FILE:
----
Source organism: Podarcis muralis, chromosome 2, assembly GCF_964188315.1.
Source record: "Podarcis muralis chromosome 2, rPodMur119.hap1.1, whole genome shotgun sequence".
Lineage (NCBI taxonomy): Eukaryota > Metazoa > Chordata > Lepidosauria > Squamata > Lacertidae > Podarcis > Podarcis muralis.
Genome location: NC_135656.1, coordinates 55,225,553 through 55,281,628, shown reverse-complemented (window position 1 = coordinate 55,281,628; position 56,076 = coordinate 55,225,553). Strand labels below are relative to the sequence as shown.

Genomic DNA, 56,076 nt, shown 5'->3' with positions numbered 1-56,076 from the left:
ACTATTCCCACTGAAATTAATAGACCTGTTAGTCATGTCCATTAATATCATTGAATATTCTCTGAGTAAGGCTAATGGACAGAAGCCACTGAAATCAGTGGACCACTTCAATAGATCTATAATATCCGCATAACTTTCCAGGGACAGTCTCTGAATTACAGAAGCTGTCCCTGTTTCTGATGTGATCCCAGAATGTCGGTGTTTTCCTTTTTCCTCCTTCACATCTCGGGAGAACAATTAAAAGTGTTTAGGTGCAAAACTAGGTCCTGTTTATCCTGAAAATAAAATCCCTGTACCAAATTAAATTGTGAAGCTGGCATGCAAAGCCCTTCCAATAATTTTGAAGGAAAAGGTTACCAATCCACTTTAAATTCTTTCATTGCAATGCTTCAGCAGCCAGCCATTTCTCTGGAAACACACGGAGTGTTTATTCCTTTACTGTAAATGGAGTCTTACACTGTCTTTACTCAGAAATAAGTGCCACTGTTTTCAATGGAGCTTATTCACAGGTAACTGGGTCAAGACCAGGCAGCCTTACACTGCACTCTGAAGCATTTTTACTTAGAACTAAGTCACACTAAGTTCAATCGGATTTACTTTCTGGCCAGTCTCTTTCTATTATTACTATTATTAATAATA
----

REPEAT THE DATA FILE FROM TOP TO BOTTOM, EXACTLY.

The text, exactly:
Source organism: Podarcis muralis, chromosome 2, assembly GCF_964188315.1.
Source record: "Podarcis muralis chromosome 2, rPodMur119.hap1.1, whole genome shotgun sequence".
Lineage (NCBI taxonomy): Eukaryota > Metazoa > Chordata > Lepidosauria > Squamata > Lacertidae > Podarcis > Podarcis muralis.
Genome location: NC_135656.1, coordinates 55,225,553 through 55,281,628, shown reverse-complemented (window position 1 = coordinate 55,281,628; position 56,076 = coordinate 55,225,553). Strand labels below are relative to the sequence as shown.

Genomic DNA, 56,076 nt, shown 5'->3' with positions numbered 1-56,076 from the left:
ACTATTCCCACTGAAATTAATAGACCTGTTAGTCATGTCCATTAATATCATTGAATATTCTCTGAGTAAGGCTAATGGACAGAAGCCACTGAAATCAGTGGACCACTTCAATAGATCTATAATATCCGCATAACTTTCCAGGGACAGTCTCTGAATTACAGAAGCTGTCCCTGTTTCTGATGTGATCCCAGAATGTCGGTGTTTTCCTTTTTCCTCCTTCACATCTCGGGAGAACAATTAAAAGTGTTTAGGTGCAAAACTAGGTCCTGTTTATCCTGAAAATAAAATCCCTGTACCAAATTAAATTGTGAAGCTGGCATGCAAAGCCCTTCCAATAATTTTGAAGGAAAAGGTTACCAATCCACTTTAAATTCTTTCATTGCAATGCTTCAGCAGCCAGCCATTTCTCTGGAAACACACGGAGTGTTTATTCCTTTACTGTAAATGGAGTCTTACACTGTCTTTACTCAGAAATAAGTGCCACTGTTTTCAATGGAGCTTATTCACAGGTAACTGGGTCAAGACCAGGCAGCCTTACACTGCACTCTGAAGCATTTTTACTTAGAACTAAGTCACACTAAGTTCAATCGGATTTACTTTCTGGCCAGTCTCTTTCTATTATTACTATTATTAATAATA